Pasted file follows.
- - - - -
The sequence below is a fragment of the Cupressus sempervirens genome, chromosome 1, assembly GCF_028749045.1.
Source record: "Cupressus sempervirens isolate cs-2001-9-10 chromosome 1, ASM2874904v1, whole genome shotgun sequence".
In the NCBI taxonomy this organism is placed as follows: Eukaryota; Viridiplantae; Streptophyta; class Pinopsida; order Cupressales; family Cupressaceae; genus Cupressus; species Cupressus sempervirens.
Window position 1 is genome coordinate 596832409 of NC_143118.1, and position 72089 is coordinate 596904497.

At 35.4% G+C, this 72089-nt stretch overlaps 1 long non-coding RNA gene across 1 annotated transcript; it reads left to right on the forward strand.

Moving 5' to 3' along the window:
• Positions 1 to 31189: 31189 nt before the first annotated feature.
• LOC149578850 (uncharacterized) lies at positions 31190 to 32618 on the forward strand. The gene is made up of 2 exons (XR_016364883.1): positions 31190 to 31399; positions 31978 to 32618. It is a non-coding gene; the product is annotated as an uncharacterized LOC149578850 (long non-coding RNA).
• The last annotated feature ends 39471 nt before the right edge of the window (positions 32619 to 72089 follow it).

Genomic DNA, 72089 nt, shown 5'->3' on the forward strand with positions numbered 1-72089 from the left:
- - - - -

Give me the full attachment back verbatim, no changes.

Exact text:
The sequence below is a fragment of the Cupressus sempervirens genome, chromosome 1, assembly GCF_028749045.1.
Source record: "Cupressus sempervirens isolate cs-2001-9-10 chromosome 1, ASM2874904v1, whole genome shotgun sequence".
In the NCBI taxonomy this organism is placed as follows: Eukaryota; Viridiplantae; Streptophyta; class Pinopsida; order Cupressales; family Cupressaceae; genus Cupressus; species Cupressus sempervirens.
Window position 1 is genome coordinate 596832409 of NC_143118.1, and position 72089 is coordinate 596904497.

At 35.4% G+C, this 72089-nt stretch overlaps 1 long non-coding RNA gene across 1 annotated transcript; it reads left to right on the forward strand.

Moving 5' to 3' along the window:
• Positions 1 to 31189: 31189 nt before the first annotated feature.
• LOC149578850 (uncharacterized) lies at positions 31190 to 32618 on the forward strand. The gene is made up of 2 exons (XR_016364883.1): positions 31190 to 31399; positions 31978 to 32618. It is a non-coding gene; the product is annotated as an uncharacterized LOC149578850 (long non-coding RNA).
• The last annotated feature ends 39471 nt before the right edge of the window (positions 32619 to 72089 follow it).

Genomic DNA, 72089 nt, shown 5'->3' on the forward strand with positions numbered 1-72089 from the left: